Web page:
Handling Temperature Excursions and the Role of Stability Data
Pharmaceutical companies have an obligation to deliver their medical products in pristine condition in order to be effective for the patients. That means keeping them in controlled temperature storage areas to preserve them. Maintaining that temperature condition is one of the big challenges the pharma industry faces today. A product is a revenue loss to the company if it becomes useless or cannot be administered.
In pharmaceutical manufacturing and warehouse areas, prescribed temperatures are maintained with the help of air handling units (AHU). The design and capacity of AHU are based on the volume of the work area or manufacturing stations.
What are Temperature Excursions?
Temperature excursion are a divergence from the prescribed procedures. As defined by the WHO Model Guidance as “an excursion event in which a Time Temperature-Sensitive Pharmaceutical Product (TTSPP) is exposed to temperatures outside the range(s) prescribed for storage and/or transport. Temperature ranges for storage and transport may be the same or different; they are determined by the product manufacturer, based on stability data.”
Temperature excursions during transport can happen anytime. According to information gathered by logistics providers, excursions happen at a frequency of 1 – 5 % during transportation of the products. This puts transport as one of the most vulnerable elements in pharmaceutical distribution processes.
What makes temperature excursions hard to manage is that there is no true method to predict the next condition that the product will be exposed to. Unexpected natural disasters or manmade events could delay the transport route.
There is a growing demand to reduce temperature excursions during pharmaceutical operations and their effect on the quality of products. In an era of Quality by Design (QbD) for pharmaceutical products, the focus is on the inbuilt quality instead of inspected quantity.
With manufacturers having expertise on critical product and process parameters and quality attributes, impact reviews must include temperature excursions. These reviews will form the theoretical basis for the pharmaceutical guidelines to provide recommendations for long-term, intermediate, and accelerated storage conditions and for establishing shelf-life periods or expiry dates of products.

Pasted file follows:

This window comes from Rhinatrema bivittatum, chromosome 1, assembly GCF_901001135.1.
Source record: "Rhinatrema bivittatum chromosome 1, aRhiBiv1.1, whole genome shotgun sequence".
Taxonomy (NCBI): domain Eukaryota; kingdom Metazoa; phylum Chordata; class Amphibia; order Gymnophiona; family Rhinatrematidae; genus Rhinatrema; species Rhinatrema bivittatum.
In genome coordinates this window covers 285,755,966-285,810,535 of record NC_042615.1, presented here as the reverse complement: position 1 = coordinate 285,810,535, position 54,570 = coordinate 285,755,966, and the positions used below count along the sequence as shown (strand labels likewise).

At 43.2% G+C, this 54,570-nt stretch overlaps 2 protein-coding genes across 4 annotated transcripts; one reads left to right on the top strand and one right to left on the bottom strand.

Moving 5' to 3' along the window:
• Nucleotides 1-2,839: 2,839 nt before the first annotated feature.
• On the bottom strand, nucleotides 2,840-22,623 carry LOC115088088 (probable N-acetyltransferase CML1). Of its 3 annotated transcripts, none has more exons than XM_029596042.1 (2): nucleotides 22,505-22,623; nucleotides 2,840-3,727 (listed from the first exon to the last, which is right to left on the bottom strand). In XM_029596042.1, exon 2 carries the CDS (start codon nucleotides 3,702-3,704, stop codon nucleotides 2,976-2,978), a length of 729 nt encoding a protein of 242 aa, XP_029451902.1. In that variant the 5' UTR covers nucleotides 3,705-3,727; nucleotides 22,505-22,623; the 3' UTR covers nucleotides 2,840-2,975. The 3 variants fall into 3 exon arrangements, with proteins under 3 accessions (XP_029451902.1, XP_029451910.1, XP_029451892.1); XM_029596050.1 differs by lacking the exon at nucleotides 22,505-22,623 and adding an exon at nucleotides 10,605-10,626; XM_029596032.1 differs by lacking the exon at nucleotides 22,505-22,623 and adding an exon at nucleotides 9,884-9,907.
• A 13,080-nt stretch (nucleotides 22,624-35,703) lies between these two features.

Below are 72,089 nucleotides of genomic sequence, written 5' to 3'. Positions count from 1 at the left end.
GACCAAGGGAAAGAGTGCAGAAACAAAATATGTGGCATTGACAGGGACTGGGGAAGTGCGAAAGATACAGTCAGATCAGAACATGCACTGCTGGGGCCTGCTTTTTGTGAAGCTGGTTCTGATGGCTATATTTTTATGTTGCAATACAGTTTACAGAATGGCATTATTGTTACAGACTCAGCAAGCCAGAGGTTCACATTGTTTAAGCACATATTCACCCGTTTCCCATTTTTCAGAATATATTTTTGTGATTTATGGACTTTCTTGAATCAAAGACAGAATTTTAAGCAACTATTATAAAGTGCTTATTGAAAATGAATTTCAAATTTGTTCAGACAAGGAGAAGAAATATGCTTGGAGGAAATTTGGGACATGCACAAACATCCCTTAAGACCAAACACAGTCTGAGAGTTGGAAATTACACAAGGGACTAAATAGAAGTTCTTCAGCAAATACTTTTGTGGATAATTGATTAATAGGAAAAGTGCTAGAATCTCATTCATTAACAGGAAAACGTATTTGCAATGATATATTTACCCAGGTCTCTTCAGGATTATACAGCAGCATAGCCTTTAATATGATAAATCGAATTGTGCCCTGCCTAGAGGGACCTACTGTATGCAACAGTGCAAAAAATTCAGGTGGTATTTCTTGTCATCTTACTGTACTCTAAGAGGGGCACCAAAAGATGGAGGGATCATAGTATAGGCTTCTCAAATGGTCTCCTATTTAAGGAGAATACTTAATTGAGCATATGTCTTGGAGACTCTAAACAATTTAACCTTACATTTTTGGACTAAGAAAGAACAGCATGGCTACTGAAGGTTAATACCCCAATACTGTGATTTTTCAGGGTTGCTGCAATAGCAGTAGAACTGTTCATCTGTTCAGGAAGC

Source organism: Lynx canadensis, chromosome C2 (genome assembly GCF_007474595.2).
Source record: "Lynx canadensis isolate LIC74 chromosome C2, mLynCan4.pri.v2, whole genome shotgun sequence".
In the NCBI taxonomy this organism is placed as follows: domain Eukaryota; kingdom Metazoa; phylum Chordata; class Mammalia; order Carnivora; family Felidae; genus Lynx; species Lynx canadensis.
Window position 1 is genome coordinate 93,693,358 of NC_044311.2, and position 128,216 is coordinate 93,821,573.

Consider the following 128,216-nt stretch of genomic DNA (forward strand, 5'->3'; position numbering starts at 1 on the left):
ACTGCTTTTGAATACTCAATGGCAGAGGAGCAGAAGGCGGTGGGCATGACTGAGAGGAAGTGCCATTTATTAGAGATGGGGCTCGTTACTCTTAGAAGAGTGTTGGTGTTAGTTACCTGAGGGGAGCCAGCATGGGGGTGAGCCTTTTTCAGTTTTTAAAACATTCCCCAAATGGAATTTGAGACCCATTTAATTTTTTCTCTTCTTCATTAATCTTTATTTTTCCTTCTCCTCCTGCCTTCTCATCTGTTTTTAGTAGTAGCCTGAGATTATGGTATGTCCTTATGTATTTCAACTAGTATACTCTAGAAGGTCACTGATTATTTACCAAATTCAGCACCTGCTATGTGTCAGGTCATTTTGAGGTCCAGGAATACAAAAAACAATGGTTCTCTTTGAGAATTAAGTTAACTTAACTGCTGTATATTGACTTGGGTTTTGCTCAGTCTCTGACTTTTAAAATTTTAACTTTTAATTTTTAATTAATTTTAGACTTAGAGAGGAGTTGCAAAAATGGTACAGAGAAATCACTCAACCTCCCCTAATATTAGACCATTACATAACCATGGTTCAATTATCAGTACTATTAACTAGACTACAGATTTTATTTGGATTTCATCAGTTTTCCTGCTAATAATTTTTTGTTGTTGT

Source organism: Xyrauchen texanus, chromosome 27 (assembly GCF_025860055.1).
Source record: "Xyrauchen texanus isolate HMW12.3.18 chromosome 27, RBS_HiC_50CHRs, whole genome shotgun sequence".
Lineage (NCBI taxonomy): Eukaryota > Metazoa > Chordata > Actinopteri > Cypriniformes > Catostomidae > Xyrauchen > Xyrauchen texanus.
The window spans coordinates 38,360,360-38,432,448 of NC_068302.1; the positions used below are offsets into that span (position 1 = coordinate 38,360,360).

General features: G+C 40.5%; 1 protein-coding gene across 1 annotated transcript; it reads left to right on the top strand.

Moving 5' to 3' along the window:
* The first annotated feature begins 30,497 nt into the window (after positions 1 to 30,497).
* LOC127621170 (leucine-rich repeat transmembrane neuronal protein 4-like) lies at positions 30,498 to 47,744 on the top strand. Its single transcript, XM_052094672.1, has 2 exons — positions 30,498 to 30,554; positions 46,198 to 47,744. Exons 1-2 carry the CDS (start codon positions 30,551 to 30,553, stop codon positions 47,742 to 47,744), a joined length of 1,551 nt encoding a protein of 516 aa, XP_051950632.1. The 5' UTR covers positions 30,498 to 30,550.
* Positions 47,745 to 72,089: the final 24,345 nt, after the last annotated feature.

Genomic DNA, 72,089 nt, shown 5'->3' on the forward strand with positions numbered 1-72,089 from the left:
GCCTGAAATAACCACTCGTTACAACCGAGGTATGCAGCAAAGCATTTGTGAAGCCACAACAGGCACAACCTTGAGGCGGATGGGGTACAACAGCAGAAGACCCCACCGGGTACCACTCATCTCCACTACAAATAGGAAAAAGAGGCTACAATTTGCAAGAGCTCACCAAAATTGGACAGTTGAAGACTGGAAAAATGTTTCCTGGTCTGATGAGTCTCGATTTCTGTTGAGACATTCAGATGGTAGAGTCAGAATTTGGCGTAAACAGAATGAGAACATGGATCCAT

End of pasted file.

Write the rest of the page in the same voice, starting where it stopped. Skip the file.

What Should the Temperature Excursion Procedure Cover?
The temperature excursion procedure should include studies in which a batch can be released and those where it cannot. It should include a decision chart conducting the reader beginning from the incoming temperature excursion information, through the different questions that are relevant to making the final decision.
Temperature excursions in the workplace can be caused due to the following factors:
a. An insufficient number of air handling units (AHU) to maintain the prescribed temperature conditions inside the manufacturing work area.
b. Leakage or drips from air ducts, resulting in fluctuating cooling effects.
c. Mechanical breakdowns in AHU.
d. Power failures making the AHU inoperative.
e. Lack of protocols and non-compliance of Good Manufacturing Practices (GMP) on the production line.
f. Lack of knowledge about the consequences of improper temperature settings and uncaring attitudes toward preventing power consumption.
g. Extreme weather changes and obsolete plans to solve temperature fluctuations.
In the transport of these medical products, the following situations could cause temperature excursion:
a. Unscheduled delays in transportation in which the temperature control cannot be set properly. For example, staying too long in unrefrigerated storage facilities
b. Product pallets being put out in the sun unprotected in hot zones of airports or shipping yards.
c. Lack of Reefer containers or refrigerated control vans for transportation.
d. Logistics agency failure to adhere to the planned transport procedures.
e. High cost of maintaining constant temperatures within the prescribed parameters, or failed business endeavors.
f. Power outages due to short battery life during extended travel time or generator failures.
g. Lack of orientation to Good Distribution Practices (GDP) for the people working on the supply chain.
Impact of temperature excursion
The storage conditions for the medical product have been prescribed and set by experts to preserve product efficacy during its life cycle. If the settings are not right, the following negative effects may result:
a. Loss of assay. This means the chemical composition of the product could lose its effectiveness to cure the patient.
b. Presence of impurity. The chemicals in the product could be compromised when exposed and can lead to their impurity.
c. Dissolution of layers of liquid products. The protective linings of the product separating the ingredients could tear and inadvertently mix them together, making them useless.
d. Reduction of solid dosage. Temperature excursions can lower the strength of the dosage required to make it effective. Reduction of active ingredients through the degradation of components (oxidative, hydrolyzed, and others), may result in some of them becoming toxic. The more time and higher temperatures materials are exposed to the degrading conditions, the more likely the deterioration.
e. Discoloration of products. Depreciate formulation properties, for example, coloration of some components, dissolution rate modification, or separation of emulsions.